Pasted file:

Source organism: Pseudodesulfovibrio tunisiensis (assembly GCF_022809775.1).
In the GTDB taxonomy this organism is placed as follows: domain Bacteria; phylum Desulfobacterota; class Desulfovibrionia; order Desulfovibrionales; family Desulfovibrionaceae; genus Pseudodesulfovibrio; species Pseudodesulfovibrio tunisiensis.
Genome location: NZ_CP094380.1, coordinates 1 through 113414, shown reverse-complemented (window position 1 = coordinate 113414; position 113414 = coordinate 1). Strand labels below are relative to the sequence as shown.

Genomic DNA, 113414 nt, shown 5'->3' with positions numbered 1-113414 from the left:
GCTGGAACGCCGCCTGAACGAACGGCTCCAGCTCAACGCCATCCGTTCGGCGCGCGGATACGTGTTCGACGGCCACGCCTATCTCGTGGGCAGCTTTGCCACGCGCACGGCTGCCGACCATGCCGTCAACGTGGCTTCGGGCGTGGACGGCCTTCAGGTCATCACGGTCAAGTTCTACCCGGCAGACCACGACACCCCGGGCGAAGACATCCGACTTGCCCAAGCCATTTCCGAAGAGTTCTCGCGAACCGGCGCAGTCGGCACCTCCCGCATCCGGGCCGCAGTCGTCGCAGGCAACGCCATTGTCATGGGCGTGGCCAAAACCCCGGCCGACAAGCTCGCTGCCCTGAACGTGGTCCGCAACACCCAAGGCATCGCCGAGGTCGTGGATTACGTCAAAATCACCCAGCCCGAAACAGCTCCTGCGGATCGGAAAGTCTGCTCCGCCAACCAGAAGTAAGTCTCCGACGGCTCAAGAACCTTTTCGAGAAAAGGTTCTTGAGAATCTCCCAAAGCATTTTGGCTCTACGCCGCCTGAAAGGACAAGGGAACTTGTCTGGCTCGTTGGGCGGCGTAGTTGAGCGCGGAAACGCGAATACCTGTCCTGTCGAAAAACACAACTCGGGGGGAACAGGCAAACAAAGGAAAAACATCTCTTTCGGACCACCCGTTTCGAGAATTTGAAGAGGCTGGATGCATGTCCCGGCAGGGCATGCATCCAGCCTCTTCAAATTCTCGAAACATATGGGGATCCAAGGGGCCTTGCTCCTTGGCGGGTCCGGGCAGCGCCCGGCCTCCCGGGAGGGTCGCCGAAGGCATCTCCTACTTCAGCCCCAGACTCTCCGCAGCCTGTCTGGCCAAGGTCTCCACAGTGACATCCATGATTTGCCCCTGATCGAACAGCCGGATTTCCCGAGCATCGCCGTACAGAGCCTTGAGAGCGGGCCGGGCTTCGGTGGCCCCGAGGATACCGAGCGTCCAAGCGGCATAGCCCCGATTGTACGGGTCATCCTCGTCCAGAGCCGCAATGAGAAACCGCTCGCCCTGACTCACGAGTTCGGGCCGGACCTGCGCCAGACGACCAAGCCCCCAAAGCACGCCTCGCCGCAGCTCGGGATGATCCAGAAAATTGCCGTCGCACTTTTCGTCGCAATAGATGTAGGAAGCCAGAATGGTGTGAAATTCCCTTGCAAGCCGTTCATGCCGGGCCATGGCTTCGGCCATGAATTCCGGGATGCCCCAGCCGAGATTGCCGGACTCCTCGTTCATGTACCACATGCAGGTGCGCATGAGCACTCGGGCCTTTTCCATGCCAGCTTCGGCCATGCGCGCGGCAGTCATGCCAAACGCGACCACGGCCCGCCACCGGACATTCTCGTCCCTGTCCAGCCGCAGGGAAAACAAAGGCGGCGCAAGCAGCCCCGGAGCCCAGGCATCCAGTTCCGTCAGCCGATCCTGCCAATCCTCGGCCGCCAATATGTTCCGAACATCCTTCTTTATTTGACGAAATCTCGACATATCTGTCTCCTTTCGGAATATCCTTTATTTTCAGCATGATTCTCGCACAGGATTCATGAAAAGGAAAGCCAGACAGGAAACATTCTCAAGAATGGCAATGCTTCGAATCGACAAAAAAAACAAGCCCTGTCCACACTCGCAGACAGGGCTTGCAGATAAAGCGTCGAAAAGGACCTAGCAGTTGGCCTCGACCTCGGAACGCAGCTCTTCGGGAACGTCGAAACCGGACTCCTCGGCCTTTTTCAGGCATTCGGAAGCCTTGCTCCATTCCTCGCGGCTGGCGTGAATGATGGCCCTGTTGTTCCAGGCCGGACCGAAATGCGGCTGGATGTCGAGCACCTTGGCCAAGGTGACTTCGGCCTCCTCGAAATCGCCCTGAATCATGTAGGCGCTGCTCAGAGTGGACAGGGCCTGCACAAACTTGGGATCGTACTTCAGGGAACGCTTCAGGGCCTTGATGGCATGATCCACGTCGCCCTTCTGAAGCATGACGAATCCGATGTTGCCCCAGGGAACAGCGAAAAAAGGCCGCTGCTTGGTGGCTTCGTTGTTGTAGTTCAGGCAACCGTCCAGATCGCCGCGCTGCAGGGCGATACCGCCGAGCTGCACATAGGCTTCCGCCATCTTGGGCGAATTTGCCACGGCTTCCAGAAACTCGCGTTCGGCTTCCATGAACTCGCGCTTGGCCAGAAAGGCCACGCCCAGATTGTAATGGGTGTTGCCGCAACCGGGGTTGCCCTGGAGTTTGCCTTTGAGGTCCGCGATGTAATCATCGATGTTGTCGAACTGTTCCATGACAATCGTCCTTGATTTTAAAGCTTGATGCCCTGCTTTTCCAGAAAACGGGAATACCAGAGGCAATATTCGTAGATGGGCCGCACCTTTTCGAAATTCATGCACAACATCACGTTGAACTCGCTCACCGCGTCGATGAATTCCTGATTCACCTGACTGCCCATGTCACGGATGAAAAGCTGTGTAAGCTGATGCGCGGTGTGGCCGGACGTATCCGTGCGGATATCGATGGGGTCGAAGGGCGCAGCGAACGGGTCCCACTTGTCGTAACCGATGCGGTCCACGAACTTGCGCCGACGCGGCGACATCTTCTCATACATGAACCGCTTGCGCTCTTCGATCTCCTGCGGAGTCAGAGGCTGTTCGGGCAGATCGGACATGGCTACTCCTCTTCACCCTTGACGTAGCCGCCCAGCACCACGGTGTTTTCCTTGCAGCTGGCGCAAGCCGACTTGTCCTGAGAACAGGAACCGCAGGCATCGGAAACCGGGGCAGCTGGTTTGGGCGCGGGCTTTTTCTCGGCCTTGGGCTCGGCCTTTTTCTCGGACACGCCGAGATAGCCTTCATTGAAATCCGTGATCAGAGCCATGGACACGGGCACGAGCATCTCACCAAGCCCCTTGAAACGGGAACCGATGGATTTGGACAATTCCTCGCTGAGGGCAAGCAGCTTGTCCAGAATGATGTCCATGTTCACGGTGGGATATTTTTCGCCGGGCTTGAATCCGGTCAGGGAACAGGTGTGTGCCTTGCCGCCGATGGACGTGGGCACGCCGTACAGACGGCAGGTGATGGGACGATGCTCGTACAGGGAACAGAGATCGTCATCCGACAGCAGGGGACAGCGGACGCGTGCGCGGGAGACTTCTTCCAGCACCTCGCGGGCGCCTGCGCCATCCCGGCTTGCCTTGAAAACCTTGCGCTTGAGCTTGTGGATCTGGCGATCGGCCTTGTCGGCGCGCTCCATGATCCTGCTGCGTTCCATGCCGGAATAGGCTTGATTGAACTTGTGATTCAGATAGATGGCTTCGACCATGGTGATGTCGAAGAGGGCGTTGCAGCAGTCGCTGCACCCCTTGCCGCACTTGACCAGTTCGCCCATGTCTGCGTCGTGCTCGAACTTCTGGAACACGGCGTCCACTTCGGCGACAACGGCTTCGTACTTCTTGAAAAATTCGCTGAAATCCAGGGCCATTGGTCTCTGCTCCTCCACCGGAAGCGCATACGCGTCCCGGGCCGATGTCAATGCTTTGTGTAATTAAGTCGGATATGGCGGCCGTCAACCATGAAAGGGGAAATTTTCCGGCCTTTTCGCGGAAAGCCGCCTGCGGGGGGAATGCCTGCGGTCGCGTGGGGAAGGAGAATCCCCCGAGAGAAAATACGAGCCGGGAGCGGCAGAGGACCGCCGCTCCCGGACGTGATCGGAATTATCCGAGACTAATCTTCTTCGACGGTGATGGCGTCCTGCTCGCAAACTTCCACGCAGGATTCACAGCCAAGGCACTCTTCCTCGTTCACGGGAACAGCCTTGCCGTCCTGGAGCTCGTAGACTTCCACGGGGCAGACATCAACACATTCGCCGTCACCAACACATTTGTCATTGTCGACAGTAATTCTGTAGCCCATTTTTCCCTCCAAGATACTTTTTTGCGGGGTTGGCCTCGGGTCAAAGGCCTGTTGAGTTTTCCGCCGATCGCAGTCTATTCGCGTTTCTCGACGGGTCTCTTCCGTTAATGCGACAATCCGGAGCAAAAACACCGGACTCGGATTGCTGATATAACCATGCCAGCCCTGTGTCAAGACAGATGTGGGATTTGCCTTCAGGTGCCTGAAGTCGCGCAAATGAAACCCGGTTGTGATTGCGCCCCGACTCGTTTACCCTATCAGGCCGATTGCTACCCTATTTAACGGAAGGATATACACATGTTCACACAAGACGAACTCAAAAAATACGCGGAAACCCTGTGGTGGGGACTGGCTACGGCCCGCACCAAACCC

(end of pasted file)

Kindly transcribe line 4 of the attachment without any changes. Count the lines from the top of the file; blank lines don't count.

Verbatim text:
Genomic DNA, 113414 nt, shown 5'->3' with positions numbered 1-113414 from the left: